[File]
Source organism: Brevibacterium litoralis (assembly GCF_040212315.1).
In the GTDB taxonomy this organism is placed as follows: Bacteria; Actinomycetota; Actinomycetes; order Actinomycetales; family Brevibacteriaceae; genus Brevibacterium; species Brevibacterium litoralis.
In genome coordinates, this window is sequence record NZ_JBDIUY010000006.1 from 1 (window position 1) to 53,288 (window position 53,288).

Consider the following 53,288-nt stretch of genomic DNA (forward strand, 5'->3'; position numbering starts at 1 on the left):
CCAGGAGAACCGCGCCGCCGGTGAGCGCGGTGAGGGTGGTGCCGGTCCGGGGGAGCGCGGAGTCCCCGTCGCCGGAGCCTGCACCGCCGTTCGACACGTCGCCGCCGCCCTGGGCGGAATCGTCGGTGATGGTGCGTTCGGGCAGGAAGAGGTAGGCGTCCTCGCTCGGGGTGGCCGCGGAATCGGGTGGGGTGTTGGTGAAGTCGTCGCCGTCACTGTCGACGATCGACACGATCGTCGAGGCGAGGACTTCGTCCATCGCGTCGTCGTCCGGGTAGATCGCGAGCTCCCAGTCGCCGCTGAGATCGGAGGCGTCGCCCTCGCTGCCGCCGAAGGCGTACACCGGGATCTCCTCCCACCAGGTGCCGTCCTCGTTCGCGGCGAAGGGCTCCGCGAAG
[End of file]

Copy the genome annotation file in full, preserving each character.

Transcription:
Source organism: Brevibacterium litoralis (assembly GCF_040212315.1).
In the GTDB taxonomy this organism is placed as follows: Bacteria; Actinomycetota; Actinomycetes; order Actinomycetales; family Brevibacteriaceae; genus Brevibacterium; species Brevibacterium litoralis.
In genome coordinates, this window is sequence record NZ_JBDIUY010000006.1 from 1 (window position 1) to 53,288 (window position 53,288).

Consider the following 53,288-nt stretch of genomic DNA (forward strand, 5'->3'; position numbering starts at 1 on the left):
CCAGGAGAACCGCGCCGCCGGTGAGCGCGGTGAGGGTGGTGCCGGTCCGGGGGAGCGCGGAGTCCCCGTCGCCGGAGCCTGCACCGCCGTTCGACACGTCGCCGCCGCCCTGGGCGGAATCGTCGGTGATGGTGCGTTCGGGCAGGAAGAGGTAGGCGTCCTCGCTCGGGGTGGCCGCGGAATCGGGTGGGGTGTTGGTGAAGTCGTCGCCGTCACTGTCGACGATCGACACGATCGTCGAGGCGAGGACTTCGTCCATCGCGTCGTCGTCCGGGTAGATCGCGAGCTCCCAGTCGCCGCTGAGATCGGAGGCGTCGCCCTCGCTGCCGCCGAAGGCGTACACCGGGATCTCCTCCCACCAGGTGCCGTCCTCGTTCGCGGCGAAGGGCTCCGCGAAG